Recently my husband Gene and I traveled throughout Europe. We rented a car as we always do and drove along the back roads, staying in quaint, out-of-the-way inns. The only thing that distracted me from the wonder of the trip was the terrible longing I felt for our cat Perry. I always miss him when we travel, but this time, because we were gone for more than three weeks, my need to touch his soft fur and to hold him close became more and more intense. With every cat we saw, the feeling deepened.
We were high in the mountains of France one morning, packing the car before resuming our trip, when an elderly couple walked up to the car parked next to ours. The woman was holding a large Siamese cat and speaking to him in French.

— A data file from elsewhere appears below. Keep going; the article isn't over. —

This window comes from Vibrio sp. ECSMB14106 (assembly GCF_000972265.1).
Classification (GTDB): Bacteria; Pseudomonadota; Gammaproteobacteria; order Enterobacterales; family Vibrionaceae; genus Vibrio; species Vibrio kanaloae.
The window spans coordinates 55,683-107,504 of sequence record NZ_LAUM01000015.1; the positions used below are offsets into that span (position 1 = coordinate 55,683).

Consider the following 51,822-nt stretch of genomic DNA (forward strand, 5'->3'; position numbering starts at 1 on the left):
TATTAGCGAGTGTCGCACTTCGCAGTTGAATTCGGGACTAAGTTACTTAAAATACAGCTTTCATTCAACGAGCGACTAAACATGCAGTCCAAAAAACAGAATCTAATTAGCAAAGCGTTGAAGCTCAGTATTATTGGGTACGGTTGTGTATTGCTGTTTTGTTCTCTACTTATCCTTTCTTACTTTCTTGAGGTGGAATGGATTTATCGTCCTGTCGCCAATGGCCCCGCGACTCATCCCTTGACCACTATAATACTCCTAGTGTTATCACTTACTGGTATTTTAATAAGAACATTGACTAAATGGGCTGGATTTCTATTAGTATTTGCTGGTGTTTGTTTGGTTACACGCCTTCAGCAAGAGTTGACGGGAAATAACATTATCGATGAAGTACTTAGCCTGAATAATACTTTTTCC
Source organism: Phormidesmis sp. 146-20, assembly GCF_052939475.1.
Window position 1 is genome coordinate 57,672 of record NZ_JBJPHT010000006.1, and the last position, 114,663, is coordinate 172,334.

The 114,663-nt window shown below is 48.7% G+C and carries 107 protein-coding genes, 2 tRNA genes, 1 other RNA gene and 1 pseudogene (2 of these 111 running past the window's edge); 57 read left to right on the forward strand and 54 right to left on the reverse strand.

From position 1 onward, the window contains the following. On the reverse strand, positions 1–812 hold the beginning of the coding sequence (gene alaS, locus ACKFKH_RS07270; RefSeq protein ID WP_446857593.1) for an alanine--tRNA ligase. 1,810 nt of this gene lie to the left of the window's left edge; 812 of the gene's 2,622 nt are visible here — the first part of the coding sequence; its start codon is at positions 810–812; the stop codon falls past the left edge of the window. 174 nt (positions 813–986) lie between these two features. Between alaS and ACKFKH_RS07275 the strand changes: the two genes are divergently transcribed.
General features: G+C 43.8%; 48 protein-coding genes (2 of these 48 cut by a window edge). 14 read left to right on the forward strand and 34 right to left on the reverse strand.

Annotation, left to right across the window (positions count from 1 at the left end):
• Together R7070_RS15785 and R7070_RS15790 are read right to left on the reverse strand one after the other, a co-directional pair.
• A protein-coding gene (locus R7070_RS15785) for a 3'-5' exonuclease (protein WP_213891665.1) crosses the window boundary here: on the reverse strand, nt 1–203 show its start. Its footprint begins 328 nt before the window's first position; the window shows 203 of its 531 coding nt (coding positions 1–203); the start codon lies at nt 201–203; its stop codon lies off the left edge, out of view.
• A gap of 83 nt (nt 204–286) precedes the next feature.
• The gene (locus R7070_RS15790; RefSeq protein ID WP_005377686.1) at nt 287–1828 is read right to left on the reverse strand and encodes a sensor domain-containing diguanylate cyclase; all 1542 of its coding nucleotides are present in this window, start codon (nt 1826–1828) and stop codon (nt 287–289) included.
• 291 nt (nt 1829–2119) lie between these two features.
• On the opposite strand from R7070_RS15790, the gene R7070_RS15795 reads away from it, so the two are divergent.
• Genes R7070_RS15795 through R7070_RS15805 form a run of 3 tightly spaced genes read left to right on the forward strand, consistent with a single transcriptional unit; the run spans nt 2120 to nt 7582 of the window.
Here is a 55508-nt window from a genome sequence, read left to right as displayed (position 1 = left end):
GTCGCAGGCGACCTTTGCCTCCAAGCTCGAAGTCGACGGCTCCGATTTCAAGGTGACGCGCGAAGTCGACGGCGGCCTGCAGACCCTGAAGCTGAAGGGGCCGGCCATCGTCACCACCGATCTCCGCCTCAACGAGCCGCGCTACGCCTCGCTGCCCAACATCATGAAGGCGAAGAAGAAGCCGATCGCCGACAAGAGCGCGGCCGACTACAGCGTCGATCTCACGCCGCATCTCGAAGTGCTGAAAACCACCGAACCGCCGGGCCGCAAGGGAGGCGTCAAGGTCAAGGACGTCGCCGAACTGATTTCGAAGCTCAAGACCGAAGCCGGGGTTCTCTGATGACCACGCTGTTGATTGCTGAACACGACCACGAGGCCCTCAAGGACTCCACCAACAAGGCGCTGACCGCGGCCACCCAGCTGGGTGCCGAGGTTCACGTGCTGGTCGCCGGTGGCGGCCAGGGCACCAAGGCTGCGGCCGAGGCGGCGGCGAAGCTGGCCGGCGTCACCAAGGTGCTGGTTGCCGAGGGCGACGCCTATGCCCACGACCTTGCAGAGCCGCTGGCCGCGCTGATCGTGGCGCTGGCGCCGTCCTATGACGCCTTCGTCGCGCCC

I stood watching them, unable to urn away. My yearning for Perry must have been written all over my face. The woman glanced at me, turned to speak to her husband and then spoke to her cat. Suddenly she walked right over to me and, without one word, held out her cat.
I immediately opened my arms to him. Cautious about the stranger holding him, he extended his claws, but only for a few seconds. Then he retracted them, settled into my embrace and began to purr. I buried my face in his soft fur while rocking him gently. Then, still wordless, I returned him to the woman.
I smiled at them in thanks, and tears filled my eyes. The woman had sensed my need to hold her cat, the cat had sensed that he could trust me, and both, in one of the greatest gifts of kindness I have ever received, had acted upon their feelings.
It's comforting to know the language of cat lovers ? and cats ? is the same the world over.